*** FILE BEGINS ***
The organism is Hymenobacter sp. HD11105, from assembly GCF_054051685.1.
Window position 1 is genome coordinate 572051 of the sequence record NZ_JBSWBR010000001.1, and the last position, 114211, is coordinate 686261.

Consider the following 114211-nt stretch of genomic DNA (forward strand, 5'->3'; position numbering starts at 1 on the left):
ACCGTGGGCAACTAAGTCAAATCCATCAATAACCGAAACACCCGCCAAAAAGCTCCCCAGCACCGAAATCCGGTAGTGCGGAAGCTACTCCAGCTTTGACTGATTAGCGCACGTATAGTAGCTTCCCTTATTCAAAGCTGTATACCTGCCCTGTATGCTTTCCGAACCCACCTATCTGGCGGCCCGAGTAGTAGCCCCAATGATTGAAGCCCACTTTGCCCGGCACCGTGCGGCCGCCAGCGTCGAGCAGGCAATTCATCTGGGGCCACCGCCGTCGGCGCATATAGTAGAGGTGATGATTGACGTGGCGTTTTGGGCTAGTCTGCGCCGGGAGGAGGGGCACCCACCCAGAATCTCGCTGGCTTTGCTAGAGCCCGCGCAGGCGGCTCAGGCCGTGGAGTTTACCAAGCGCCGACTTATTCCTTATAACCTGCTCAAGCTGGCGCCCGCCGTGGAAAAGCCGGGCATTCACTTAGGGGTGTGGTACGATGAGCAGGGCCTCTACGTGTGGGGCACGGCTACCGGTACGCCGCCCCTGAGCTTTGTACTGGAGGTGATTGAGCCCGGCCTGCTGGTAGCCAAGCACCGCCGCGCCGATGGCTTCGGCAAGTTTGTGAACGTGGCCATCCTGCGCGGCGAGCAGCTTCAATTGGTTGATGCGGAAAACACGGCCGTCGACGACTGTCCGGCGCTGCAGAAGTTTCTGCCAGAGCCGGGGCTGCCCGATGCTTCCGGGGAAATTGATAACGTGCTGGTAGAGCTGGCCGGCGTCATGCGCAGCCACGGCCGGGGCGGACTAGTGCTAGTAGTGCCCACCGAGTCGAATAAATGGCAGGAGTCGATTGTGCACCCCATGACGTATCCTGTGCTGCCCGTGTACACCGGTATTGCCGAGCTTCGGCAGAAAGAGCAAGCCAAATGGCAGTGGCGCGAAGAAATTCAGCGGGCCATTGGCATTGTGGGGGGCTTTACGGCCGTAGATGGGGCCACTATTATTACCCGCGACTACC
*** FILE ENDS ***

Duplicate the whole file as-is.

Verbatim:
The organism is Hymenobacter sp. HD11105, from assembly GCF_054051685.1.
Window position 1 is genome coordinate 572051 of the sequence record NZ_JBSWBR010000001.1, and the last position, 114211, is coordinate 686261.

Consider the following 114211-nt stretch of genomic DNA (forward strand, 5'->3'; position numbering starts at 1 on the left):
ACCGTGGGCAACTAAGTCAAATCCATCAATAACCGAAACACCCGCCAAAAAGCTCCCCAGCACCGAAATCCGGTAGTGCGGAAGCTACTCCAGCTTTGACTGATTAGCGCACGTATAGTAGCTTCCCTTATTCAAAGCTGTATACCTGCCCTGTATGCTTTCCGAACCCACCTATCTGGCGGCCCGAGTAGTAGCCCCAATGATTGAAGCCCACTTTGCCCGGCACCGTGCGGCCGCCAGCGTCGAGCAGGCAATTCATCTGGGGCCACCGCCGTCGGCGCATATAGTAGAGGTGATGATTGACGTGGCGTTTTGGGCTAGTCTGCGCCGGGAGGAGGGGCACCCACCCAGAATCTCGCTGGCTTTGCTAGAGCCCGCGCAGGCGGCTCAGGCCGTGGAGTTTACCAAGCGCCGACTTATTCCTTATAACCTGCTCAAGCTGGCGCCCGCCGTGGAAAAGCCGGGCATTCACTTAGGGGTGTGGTACGATGAGCAGGGCCTCTACGTGTGGGGCACGGCTACCGGTACGCCGCCCCTGAGCTTTGTACTGGAGGTGATTGAGCCCGGCCTGCTGGTAGCCAAGCACCGCCGCGCCGATGGCTTCGGCAAGTTTGTGAACGTGGCCATCCTGCGCGGCGAGCAGCTTCAATTGGTTGATGCGGAAAACACGGCCGTCGACGACTGTCCGGCGCTGCAGAAGTTTCTGCCAGAGCCGGGGCTGCCCGATGCTTCCGGGGAAATTGATAACGTGCTGGTAGAGCTGGCCGGCGTCATGCGCAGCCACGGCCGGGGCGGACTAGTGCTAGTAGTGCCCACCGAGTCGAATAAATGGCAGGAGTCGATTGTGCACCCCATGACGTATCCTGTGCTGCCCGTGTACACCGGTATTGCCGAGCTTCGGCAGAAAGAGCAAGCCAAATGGCAGTGGCGCGAAGAAATTCAGCGGGCCATTGGCATTGTGGGGGGCTTTACGGCCGTAGATGGGGCCACTATTATTACCCGCGACTACC